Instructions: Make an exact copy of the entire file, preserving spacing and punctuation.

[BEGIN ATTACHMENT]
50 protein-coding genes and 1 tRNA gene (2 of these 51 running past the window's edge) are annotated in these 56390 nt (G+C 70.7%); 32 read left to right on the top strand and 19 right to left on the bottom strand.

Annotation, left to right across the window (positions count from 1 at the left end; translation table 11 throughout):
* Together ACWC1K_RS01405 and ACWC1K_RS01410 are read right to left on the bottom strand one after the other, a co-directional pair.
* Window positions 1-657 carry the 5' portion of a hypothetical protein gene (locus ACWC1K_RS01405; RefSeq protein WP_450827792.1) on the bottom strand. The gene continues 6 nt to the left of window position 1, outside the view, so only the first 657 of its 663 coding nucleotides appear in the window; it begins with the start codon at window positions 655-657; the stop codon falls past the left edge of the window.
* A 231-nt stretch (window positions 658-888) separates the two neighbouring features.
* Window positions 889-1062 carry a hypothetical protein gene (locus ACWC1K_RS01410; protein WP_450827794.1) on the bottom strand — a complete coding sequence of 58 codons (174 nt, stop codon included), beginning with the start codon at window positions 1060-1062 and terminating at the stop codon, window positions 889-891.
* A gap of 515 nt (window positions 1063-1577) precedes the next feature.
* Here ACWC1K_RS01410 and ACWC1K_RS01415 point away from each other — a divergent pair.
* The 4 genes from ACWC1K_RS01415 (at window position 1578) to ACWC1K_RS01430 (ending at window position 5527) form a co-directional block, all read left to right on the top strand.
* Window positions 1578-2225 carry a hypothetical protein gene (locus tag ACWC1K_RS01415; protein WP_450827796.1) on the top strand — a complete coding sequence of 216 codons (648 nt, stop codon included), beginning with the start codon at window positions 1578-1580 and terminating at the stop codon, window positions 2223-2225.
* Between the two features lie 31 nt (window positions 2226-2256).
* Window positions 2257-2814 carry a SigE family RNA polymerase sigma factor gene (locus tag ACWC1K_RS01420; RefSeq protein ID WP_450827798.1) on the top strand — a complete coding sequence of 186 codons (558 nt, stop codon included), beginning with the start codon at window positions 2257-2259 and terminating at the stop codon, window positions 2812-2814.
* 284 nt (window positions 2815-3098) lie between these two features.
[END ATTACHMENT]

50 protein-coding genes and 1 tRNA gene (2 of these 51 running past the window's edge) are annotated in these 56390 nt (G+C 70.7%); 32 read left to right on the top strand and 19 right to left on the bottom strand.

Annotation, left to right across the window (positions count from 1 at the left end; translation table 11 throughout):
* Together ACWC1K_RS01405 and ACWC1K_RS01410 are read right to left on the bottom strand one after the other, a co-directional pair.
* Window positions 1-657 carry the 5' portion of a hypothetical protein gene (locus ACWC1K_RS01405; RefSeq protein WP_450827792.1) on the bottom strand. The gene continues 6 nt to the left of window position 1, outside the view, so only the first 657 of its 663 coding nucleotides appear in the window; it begins with the start codon at window positions 655-657; the stop codon falls past the left edge of the window.
* A 231-nt stretch (window positions 658-888) separates the two neighbouring features.
* Window positions 889-1062 carry a hypothetical protein gene (locus ACWC1K_RS01410; protein WP_450827794.1) on the bottom strand — a complete coding sequence of 58 codons (174 nt, stop codon included), beginning with the start codon at window positions 1060-1062 and terminating at the stop codon, window positions 889-891.
* A gap of 515 nt (window positions 1063-1577) precedes the next feature.
* Here ACWC1K_RS01410 and ACWC1K_RS01415 point away from each other — a divergent pair.
* The 4 genes from ACWC1K_RS01415 (at window position 1578) to ACWC1K_RS01430 (ending at window position 5527) form a co-directional block, all read left to right on the top strand.
* Window positions 1578-2225 carry a hypothetical protein gene (locus tag ACWC1K_RS01415; protein WP_450827796.1) on the top strand — a complete coding sequence of 216 codons (648 nt, stop codon included), beginning with the start codon at window positions 1578-1580 and terminating at the stop codon, window positions 2223-2225.
* Between the two features lie 31 nt (window positions 2226-2256).
* Window positions 2257-2814 carry a SigE family RNA polymerase sigma factor gene (locus tag ACWC1K_RS01420; RefSeq protein ID WP_450827798.1) on the top strand — a complete coding sequence of 186 codons (558 nt, stop codon included), beginning with the start codon at window positions 2257-2259 and terminating at the stop codon, window positions 2812-2814.
* 284 nt (window positions 2815-3098) lie between these two features.